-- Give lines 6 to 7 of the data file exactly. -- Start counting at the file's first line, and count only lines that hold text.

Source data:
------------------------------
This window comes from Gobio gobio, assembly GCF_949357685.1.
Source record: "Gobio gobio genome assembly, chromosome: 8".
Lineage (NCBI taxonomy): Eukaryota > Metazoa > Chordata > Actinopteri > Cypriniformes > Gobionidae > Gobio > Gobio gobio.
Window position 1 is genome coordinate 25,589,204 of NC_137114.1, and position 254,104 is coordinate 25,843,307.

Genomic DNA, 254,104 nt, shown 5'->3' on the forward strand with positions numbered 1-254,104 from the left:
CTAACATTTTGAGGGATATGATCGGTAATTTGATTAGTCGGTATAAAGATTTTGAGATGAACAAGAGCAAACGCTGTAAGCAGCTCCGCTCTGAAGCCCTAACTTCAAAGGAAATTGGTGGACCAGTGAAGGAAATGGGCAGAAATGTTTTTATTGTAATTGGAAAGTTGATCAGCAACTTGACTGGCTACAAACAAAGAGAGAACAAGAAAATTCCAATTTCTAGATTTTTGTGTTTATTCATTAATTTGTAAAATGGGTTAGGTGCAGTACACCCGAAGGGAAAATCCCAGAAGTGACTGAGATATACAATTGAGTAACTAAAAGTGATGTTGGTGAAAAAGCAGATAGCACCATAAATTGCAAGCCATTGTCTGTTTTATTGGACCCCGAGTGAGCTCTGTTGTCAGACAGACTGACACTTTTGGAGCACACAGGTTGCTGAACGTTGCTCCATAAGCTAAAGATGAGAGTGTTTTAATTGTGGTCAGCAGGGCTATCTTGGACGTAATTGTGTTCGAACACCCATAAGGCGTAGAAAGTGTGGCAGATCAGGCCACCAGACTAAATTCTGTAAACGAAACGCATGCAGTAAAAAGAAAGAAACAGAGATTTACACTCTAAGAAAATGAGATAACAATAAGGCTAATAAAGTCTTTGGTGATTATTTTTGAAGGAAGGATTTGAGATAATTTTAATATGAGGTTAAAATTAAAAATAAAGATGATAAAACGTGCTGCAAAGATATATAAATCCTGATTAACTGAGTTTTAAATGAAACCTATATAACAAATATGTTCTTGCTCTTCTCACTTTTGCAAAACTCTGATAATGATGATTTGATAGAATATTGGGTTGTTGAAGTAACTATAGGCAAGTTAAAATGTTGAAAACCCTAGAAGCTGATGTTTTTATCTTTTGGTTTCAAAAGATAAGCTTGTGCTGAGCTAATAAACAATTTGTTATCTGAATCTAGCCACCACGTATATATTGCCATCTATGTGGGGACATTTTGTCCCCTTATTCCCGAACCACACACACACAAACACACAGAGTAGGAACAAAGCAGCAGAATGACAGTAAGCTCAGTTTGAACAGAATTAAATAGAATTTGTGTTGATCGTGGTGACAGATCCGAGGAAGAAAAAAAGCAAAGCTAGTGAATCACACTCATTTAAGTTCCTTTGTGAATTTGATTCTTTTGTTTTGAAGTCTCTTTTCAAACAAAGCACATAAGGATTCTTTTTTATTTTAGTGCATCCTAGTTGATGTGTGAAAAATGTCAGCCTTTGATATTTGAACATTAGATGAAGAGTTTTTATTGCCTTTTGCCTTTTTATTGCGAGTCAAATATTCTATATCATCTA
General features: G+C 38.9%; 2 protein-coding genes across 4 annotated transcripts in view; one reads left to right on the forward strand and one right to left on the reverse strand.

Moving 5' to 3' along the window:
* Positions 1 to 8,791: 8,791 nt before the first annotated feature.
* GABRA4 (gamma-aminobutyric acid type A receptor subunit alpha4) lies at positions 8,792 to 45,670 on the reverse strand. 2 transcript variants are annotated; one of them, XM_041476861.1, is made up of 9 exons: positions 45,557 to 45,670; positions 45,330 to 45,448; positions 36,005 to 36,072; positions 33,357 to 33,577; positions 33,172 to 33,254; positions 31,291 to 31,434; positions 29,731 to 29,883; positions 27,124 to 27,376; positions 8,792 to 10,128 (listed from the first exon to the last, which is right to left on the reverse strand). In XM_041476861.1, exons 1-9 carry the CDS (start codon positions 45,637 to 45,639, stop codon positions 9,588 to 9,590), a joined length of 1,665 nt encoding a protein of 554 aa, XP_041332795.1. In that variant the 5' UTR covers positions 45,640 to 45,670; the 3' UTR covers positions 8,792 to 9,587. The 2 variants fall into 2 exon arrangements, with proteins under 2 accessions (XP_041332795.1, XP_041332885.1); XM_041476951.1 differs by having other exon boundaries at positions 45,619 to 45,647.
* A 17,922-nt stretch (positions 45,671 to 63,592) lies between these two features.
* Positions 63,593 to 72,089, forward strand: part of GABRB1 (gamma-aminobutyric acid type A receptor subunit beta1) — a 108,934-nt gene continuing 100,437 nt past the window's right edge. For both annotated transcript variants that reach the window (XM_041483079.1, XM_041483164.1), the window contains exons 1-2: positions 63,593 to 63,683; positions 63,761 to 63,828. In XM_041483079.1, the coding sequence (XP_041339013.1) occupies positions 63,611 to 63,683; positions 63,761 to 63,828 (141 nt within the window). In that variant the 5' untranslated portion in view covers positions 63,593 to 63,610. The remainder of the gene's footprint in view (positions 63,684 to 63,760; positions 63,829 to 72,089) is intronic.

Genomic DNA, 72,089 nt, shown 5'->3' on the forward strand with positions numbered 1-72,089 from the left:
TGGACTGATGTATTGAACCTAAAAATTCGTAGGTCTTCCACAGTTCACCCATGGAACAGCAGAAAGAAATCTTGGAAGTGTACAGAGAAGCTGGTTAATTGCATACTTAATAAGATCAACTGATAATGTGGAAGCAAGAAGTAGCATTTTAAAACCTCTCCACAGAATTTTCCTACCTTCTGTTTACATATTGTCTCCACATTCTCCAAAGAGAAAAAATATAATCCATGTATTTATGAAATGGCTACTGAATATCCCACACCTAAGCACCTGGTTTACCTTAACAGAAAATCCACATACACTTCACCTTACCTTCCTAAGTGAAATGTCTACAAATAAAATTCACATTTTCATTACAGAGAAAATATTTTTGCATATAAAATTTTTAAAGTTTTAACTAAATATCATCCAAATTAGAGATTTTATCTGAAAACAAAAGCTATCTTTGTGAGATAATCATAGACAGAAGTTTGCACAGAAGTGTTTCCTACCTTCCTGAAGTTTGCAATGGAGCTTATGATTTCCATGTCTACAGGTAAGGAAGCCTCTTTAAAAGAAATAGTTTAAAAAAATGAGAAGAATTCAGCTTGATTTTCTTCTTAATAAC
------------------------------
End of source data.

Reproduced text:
CTAACATTTTGAGGGATATGATCGGTAATTTGATTAGTCGGTATAAAGATTTTGAGATGAACAAGAGCAAACGCTGTAAGCAGCTCCGCTCTGAAGCCCTAACTTCAAAGGAAATTGGTGGACCAGTGAAGGAAATGGGCAGAAATGTTTTTATTGTAATTGGAAAGTTGATCAGCAACTTGACTGGCTACAAACAAAGAGAGAACAAGAAAATTCCAATTTCTAGATTTTTGTGTTTATTCATTAATTTGTAAAATGGGTTAGGTGCAGTACACCCGAAGGGAAAATCCCAGAAGTGACTGAGATATACAATTGAGTAACTAAAAGTGATGTTGGTGAAAAAGCAGATAGCACCATAAATTGCAAGCCATTGTCTGTTTTATTGGACCCCGAGTGAGCTCTGTTGTCAGACAGACTGACACTTTTGGAGCACACAGGTTGCTGAACGTTGCTCCATAAGCTAAAGATGAGAGTGTTTTAATTGTGGTCAGCAGGGCTATCTTGGACGTAATTGTGTTCGAACACCCATAAGGCGTAGAAAGTGTGGCAGATCAGGCCACCAGACTAAATTCTGTAAACGAAACGCATGCAGTAAAAAGAAAGAAACAGAGATTTACACTCTAAGAAAATGAGATAACAATAAGGCTAATAAAGTCTTTGGTGATTATTTTTGAAGGAAGGATTTGAGATAATTTTAATATGAGGTTAAAATTAAAAATAAAGATGATAAAACGTGCTGCAAAGATATATAAATCCTGATTAACTGAGTTTTAAATGAAACCTATATAACAAATATGTTCTTGCTCTTCTCACTTTTGCAAAACTCTGATAATGATGATTTGATAGAATATTGGGTTGTTGAAGTAACTATAGGCAAGTTAAAATGTTGAAAACCCTAGAAGCTGATGTTTTTATCTTTTGGTTTCAAAAGATAAGCTTGTGCTGAGCTAATAAACAATTTGTTATCTGAATCTAGCCACCACGTATATATTGCCATCTATGTGGGGACATTTTGTCCCCTTATTCCCGAACCACACACACACAAACACACAGAGTAGGAACAAAGCAGCAGAATGACAGTAAGCTCAGTTTGAACAGAATTAAATAGAATTTGTGTTGATCGTGGTGACAGATCCGAGGAAGAAAAAAAGCAAAGCTAGTGAATCACACTCATTTAAGTTCCTTTGTGAATTTGATTCTTTTGTTTTGAAGTCTCTTTTCAAACAAAGCACATAAGGATTCTTTTTTATTTTAGTGCATCCTAGTTGATGTGTGAAAAATGTCAGCCTTTGATATTTGAACATTAGATGAAGAGTTTTTATTGCCTTTTGCCTTTTTATTGCGAGTCAAATATTCTATATCATCTA
General features: G+C 38.9%; 2 protein-coding genes across 4 annotated transcripts in view; one reads left to right on the forward strand and one right to left on the reverse strand.